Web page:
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living slowly

Breaking and Growing

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Breaking and Growing

"Remember, it's their day too."

Many months ago, I lost it. There was a night that broke me and shook me and changed me as a mother - and I grieved because it caused me to {momentarily} lose hope that I could always be patient and understanding toward my children. I know that the main reason this happened was lack of sleep and time to decompress at the end of the day, but I blamed myself for not being strong enough to handle every single challenging moment of life with a toddler and a new baby. After allowing myself to cry and opening myself to any and all meaning that could be applied to the situation, I had a moment of clarity. It was a moment that caused me to literally say "Thank you!" out loud to whatever it was that carried me back to reality and reminded me of what was important. I then took a minute to write my thoughts on paper so that I could always remember that moment and come back to the positive outcome that came of a lapse in love and patience.

Today, I am intimidated by the many tasks ahead of me. Both of my girls are sick and the littlest one is teething with fervor. I'm exhausted due to a night full of interrupted sleep and repeated nursing. My husband will be at work until dinnertime and we are in desperate need of a trip to the grocery store. We have yet to finish unpacking after Christmas travel, and the piles of laundry, toys and dishes rival in size. I'm anxious to get to work on my certification requirements and other business ventures, but it's all I can do to find a moment to use the bathroom without one of my children going into hysterics. All of this causes me to worry about what kind of mother I will turn into by 3 in the afternoon. I worry about how many tears my girls will shed before they rest their weary heads at bedtime. I simply worry.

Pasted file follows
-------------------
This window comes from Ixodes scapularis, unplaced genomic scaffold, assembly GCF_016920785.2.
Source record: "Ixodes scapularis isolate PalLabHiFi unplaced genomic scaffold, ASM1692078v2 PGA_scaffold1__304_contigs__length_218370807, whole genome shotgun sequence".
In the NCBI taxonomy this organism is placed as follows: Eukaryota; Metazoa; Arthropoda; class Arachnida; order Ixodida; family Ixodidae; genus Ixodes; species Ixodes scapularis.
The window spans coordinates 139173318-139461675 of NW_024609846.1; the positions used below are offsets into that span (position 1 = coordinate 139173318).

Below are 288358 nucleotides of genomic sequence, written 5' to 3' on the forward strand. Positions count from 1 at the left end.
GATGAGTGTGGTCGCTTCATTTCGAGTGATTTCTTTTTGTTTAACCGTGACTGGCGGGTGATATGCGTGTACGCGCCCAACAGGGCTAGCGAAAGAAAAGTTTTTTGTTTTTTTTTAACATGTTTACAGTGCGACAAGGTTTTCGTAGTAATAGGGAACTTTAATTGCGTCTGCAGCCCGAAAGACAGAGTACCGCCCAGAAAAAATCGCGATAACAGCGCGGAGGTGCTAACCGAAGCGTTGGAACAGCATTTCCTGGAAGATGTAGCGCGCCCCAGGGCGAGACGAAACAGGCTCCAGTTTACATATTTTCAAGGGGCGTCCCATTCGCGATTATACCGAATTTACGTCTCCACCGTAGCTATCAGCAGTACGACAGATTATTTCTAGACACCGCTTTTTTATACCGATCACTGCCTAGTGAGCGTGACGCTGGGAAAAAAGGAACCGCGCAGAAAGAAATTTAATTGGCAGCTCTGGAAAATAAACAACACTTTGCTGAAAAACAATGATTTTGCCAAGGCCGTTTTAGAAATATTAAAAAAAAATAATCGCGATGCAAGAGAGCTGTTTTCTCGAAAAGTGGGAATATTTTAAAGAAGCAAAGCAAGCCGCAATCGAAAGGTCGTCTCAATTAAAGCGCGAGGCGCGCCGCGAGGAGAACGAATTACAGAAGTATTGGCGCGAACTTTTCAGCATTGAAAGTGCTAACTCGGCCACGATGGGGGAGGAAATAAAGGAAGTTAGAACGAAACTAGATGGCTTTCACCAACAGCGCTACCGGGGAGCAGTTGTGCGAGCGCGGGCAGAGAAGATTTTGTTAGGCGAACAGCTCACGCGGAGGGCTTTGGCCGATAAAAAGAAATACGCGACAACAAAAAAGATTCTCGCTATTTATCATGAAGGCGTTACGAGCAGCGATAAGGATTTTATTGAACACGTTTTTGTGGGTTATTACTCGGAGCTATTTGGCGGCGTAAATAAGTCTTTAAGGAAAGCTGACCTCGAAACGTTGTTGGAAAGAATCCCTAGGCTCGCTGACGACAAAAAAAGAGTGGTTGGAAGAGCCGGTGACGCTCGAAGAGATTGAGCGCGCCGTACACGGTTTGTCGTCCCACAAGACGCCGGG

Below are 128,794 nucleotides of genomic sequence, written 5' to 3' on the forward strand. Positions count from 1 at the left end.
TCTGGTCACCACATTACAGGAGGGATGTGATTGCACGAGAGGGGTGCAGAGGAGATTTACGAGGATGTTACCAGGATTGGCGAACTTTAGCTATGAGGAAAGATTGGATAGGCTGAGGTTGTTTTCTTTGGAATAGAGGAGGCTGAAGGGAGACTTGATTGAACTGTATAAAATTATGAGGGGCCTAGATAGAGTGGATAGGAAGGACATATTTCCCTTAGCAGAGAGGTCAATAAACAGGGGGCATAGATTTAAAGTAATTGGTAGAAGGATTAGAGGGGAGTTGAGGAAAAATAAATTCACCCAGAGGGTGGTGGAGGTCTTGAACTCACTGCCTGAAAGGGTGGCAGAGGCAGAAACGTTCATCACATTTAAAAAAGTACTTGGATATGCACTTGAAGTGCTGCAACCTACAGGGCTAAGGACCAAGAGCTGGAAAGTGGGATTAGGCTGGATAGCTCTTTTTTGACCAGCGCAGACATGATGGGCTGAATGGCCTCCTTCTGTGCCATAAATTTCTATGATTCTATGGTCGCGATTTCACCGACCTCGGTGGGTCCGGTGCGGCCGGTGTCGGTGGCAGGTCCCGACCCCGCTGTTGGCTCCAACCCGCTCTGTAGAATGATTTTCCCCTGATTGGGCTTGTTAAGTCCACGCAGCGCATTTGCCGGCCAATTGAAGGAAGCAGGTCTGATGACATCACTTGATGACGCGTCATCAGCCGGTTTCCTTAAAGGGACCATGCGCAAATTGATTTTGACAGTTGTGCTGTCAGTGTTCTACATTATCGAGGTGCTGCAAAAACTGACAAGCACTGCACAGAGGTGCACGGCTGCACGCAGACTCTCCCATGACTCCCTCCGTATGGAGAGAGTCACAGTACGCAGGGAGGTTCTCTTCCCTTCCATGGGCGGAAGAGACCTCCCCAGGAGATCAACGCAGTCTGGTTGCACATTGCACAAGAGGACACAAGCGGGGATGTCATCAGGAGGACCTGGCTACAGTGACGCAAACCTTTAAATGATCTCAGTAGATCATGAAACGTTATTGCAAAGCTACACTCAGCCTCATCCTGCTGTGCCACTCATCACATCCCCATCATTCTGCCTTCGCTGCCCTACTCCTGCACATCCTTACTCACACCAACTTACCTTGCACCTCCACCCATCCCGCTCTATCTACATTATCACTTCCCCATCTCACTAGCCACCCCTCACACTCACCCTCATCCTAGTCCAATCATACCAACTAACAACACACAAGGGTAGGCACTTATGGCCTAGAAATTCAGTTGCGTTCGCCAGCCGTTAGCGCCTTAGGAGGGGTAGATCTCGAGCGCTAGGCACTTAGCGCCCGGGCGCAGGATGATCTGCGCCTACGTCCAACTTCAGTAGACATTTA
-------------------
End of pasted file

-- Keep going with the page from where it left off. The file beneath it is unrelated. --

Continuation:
But this morning, when I sat down in my usual spot to chug my lukewarm coffee, my elbow bumped into a note my husband wrote to me. It was a note full of encouraging words for the day ahead of me (a day he knew I was dreading), and it gave me strength. It reminded me of the letter I wrote for myself those many months ago, so I went upstairs while the baby napped to retrieve that letter and reread it to remind myself of what really mattered today (hint: it's not the laundry, dishes or business ventures). Something is telling me to share this letter here, on my website, so here it is, minus a few of the more intimate parts:

"This night, though negative, intimidating and stupid, has enlightened me. I need to rid myself of anxiety by ridding myself of my phone and excess research. I need to relax as a mother and go with the flow of the crazy. I need to hug my children - not carry them in anger. I need to strengthen my body, my patience and the trust my girls have in me. I need to be a guiding light and inspiring force of femininity for them.
This is REAL life. My family is all I need, and all I will ever need. Do everything for them. Live FOR them and WITH them. Be their comfort and their best example. Create a home that is filled only with things that are beautiful and purposeful, nothing more. Create a home that makes them feel safe, happy and inspired - a home that is warm and inviting and houses incredible memories.
I can be this. I can be myself, a mom, a lover and a friend all at once. I can avoid big mistakes by living with intent and trusting my intuition. I can succeed and empower my girls to do the same. I am strong, loved and wanted. I matter. He matters. They matter.